Philly lawyer suspended for 'conflict of interest' in Swarthmore sex assault lawsuit
A lawyer whose license was suspended for one year says an alleged conflict of interest in Swarthmore sex assault cases was unintentional.
A Philadelphia lawyer who represented a group of feminist students at Swarthmore College in a 2013 complaint attacking the school's sex assault policies has been suspended for later filing a lawsuit on behalf of a male student who said that same group got him wrongly accused and expelled.
Raul Jauregui had his license to practice law in Pennsylvania suspended for one year, after the above actions were found to be a conflict of interest by the Pennsylvania Supreme Court on June 11. But he said any conflicts were unintentional.
"I am passionate about helping victims of sexual assault, and I had a conflict," he said. "I did a conflict check and I believed there was no conflicts."
In 2013, Jauregui was hired by to represent a group of female Swarthmore students as they prepared a complaint to the U.S. Department of Education's Office of Civil Rights against the school, alleging it had inadequately responded to students' complaints of sexual assault. The complaint included multiple anonymous allegations by some 14 students and was covered by media nationwide. Two years later, Jauregui sued Swarthmore on behalf of a male student who claimed he was wrongly accused of sexual assault and expelled.
That male student, called Juan Doe in court papers, had been accused by the 2013 Swarthmore report Jaurequi helped prepare. Jaurequi says he didn't realize his client was in the report because all the names were anonymous. But in a February 2017 order booting Jaurequi from Juan's case, U.S. District Judge Curtis Joyner found that Jaurequi "first learned" of Juan's case during the earlier representation, and had in fact been involved in editing a report that included the details and names of both Juan and his alleged victim.
According to the ODC, Jauregui wrote in his 2015 lawsuit that Juan was targeted by an "angry feminist cabal" at Swarthmore. He said the student who directly hired him, called "Activist #1" in the suit, was the "common link between the tragic sham-complaints brought against Juan by Jane," and claimed she "encouraged and provided incentives that led Jane to manufacture a sham of a complaint of sexual assault against Juan." It is technically a violation of legal ethics for an attorney to represent one client whose case is "materially adverse" to a previous client's, unless they have obtained informed consent from the previous client.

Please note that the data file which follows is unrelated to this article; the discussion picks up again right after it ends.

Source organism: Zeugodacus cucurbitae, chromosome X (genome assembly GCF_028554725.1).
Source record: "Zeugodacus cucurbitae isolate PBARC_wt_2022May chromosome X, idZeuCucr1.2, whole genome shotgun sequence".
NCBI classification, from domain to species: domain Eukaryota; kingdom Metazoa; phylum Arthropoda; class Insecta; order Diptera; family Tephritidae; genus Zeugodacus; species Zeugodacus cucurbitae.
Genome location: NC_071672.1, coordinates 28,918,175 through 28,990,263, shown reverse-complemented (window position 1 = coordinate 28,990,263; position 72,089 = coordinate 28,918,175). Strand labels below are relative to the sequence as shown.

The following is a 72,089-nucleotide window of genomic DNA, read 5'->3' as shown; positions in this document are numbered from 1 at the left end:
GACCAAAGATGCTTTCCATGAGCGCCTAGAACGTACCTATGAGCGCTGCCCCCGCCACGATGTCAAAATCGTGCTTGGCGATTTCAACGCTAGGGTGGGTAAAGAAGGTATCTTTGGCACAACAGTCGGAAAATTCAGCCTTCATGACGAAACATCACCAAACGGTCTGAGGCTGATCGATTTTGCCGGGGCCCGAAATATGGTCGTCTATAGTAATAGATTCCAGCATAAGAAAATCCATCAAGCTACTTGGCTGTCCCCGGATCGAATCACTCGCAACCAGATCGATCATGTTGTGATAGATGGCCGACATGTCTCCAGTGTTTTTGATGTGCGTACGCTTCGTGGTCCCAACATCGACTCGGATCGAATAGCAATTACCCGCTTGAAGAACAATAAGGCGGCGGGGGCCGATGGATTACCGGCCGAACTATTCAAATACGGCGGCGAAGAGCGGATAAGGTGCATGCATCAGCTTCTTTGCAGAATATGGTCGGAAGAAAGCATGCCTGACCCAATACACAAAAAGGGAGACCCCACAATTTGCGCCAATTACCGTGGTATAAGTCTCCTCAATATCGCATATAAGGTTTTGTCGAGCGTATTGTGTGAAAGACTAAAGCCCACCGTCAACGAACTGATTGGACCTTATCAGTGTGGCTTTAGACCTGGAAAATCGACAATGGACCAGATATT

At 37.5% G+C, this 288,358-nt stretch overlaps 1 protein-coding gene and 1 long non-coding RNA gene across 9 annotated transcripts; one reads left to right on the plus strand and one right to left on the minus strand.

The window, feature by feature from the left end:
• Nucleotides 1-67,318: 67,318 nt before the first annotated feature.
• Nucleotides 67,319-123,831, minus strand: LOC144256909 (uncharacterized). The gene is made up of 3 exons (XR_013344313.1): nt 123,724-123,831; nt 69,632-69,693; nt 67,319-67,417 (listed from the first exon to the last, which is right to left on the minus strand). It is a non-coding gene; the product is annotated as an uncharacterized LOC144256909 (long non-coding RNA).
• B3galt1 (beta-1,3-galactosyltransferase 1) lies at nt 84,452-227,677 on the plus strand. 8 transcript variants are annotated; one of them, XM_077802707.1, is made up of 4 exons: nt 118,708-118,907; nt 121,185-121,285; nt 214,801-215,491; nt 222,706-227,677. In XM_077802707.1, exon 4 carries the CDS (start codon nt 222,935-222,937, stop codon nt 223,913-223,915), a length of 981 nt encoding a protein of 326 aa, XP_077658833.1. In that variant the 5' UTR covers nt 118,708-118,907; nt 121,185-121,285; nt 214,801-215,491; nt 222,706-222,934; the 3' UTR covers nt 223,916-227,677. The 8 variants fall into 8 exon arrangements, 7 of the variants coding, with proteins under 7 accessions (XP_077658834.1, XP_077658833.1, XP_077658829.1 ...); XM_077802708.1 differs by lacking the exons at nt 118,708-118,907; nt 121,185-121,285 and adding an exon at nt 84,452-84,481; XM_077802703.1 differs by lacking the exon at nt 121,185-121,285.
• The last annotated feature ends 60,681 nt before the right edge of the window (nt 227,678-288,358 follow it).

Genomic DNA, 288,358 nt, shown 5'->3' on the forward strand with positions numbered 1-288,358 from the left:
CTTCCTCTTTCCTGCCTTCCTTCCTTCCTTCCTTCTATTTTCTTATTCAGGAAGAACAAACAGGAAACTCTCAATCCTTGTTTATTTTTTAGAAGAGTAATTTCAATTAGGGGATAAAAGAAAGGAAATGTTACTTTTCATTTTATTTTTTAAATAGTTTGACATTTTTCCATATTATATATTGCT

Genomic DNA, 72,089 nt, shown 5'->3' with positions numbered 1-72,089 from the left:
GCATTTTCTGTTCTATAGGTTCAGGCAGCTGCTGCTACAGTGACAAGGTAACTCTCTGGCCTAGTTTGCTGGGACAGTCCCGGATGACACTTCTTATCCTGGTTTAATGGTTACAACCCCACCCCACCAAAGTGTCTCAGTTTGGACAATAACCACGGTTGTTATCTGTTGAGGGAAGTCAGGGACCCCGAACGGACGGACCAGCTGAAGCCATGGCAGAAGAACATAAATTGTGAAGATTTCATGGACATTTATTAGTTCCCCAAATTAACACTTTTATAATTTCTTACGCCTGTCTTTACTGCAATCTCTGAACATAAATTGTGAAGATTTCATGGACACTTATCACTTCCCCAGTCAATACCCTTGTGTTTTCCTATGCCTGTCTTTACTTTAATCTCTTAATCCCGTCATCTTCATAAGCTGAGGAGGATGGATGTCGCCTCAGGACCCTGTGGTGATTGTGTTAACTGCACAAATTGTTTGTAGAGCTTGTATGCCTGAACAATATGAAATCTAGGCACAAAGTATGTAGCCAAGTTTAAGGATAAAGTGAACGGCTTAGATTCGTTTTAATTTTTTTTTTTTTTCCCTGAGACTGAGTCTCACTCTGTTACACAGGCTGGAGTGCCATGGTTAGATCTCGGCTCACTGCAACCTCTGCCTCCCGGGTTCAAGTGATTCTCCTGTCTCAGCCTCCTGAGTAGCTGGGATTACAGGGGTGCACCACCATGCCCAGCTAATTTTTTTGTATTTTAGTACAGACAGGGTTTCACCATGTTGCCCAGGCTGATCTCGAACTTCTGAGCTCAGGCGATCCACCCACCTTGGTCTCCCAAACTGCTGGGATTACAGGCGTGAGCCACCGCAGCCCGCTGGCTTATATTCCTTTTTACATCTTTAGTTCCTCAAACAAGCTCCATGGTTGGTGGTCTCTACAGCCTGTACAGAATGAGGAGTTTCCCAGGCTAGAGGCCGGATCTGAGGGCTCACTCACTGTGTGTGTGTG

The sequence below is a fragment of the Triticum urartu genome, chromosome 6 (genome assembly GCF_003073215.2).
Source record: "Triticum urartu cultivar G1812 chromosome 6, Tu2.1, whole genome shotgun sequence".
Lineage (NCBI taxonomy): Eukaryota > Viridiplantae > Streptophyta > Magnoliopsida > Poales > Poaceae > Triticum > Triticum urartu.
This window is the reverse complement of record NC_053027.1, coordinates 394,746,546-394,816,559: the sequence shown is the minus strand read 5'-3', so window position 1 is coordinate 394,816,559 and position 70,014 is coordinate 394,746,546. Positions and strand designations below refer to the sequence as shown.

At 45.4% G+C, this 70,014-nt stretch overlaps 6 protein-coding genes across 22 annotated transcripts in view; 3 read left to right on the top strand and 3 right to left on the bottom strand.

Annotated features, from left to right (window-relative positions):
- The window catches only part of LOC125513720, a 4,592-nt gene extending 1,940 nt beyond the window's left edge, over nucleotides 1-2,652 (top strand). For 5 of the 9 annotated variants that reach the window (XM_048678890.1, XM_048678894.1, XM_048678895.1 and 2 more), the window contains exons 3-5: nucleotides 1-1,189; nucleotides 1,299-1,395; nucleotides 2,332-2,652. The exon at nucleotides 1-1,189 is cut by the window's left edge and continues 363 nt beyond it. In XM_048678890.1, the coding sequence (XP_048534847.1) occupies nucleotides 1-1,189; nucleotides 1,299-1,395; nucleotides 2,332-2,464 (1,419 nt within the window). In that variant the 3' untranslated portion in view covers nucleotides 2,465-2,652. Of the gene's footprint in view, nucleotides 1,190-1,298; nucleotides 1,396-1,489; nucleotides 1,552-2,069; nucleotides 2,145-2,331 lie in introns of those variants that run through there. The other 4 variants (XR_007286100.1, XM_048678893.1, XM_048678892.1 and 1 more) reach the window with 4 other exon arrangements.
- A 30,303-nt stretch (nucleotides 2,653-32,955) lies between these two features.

Back in 2013, Jauregui had begun to represent Activist #1 and other Swarthmore students after they filed a Clery complaint against their school claiming it wasn't responding seriously enough to their complaints of sexual assault. Jauregui helped the students prepare a Title IX complaint. But in his lawsuit on behalf of Juan, Jauregui claimed Swarthmore students "began to radicalize and take matters in their own hands in an often heroic, sometimes cruel and as concerns Juan clearly false attempt to make Swarthmore a safe place for women," including, he alleged, encouraging a female student to file a false complaint against Juan. Jauregui asserted that Juan was sexually assaulted by Jane, not the other way around.
In 2015, Jauregui was banned from Swarthmore's campus. He said the ban was "retaliatory" and came one day after he filed the lawsuit on behalf of Juan. In June 2016, Swarthmore moved to disqualify Jauregui from Juan's lawsuit, after Activist #1 contacted them with the claim that Jauregui was using confidential information from his representation of her to sue the school, Swarthmore's attorneys said in court papers. (Activist #1 declined to comment for this story).
"I believe that my work never disclosed or relied on confidential information of [Activist #1's]," Jauregui responded in court papers. "I honestly believe that I have only taken positions consistent with what I understand hers to be – advocating for victims of sexual assault at Swarthmore College, of which my client is one."
In February 2017, U.S. District Judge Curtis Joyner disqualified Jauregui from handling the case, siding with Swarthmore attorneys who argued that he had knowingly sued the school while utilizing confidential information obtained about Juan's case during his earlier work with women at the school.
Jauregui's suspension order was based on that conflict, other misrepresentations during Juan's case, and a "frivolous litigation" filed on behalf of his mother against her employer, ODC said.
Jauregui maintains that Juan was wrongly accused and expelled. "As soon as I learned that there was a conflict, I acted accordingly," he said. "But this isn't about my conflict. It's about solving the national crisis of Title IX false accusations."
Meanwhile, the tempest over sexual assault that started in Swarthmore in 2013 is still being felt on campus. Last month, students claiming the school was not sufficiently responding to sexual assault reports occupied the office of Dean of Students Liz Braun for more than week to demand she and other staff resign. Braun resigned her position later that month.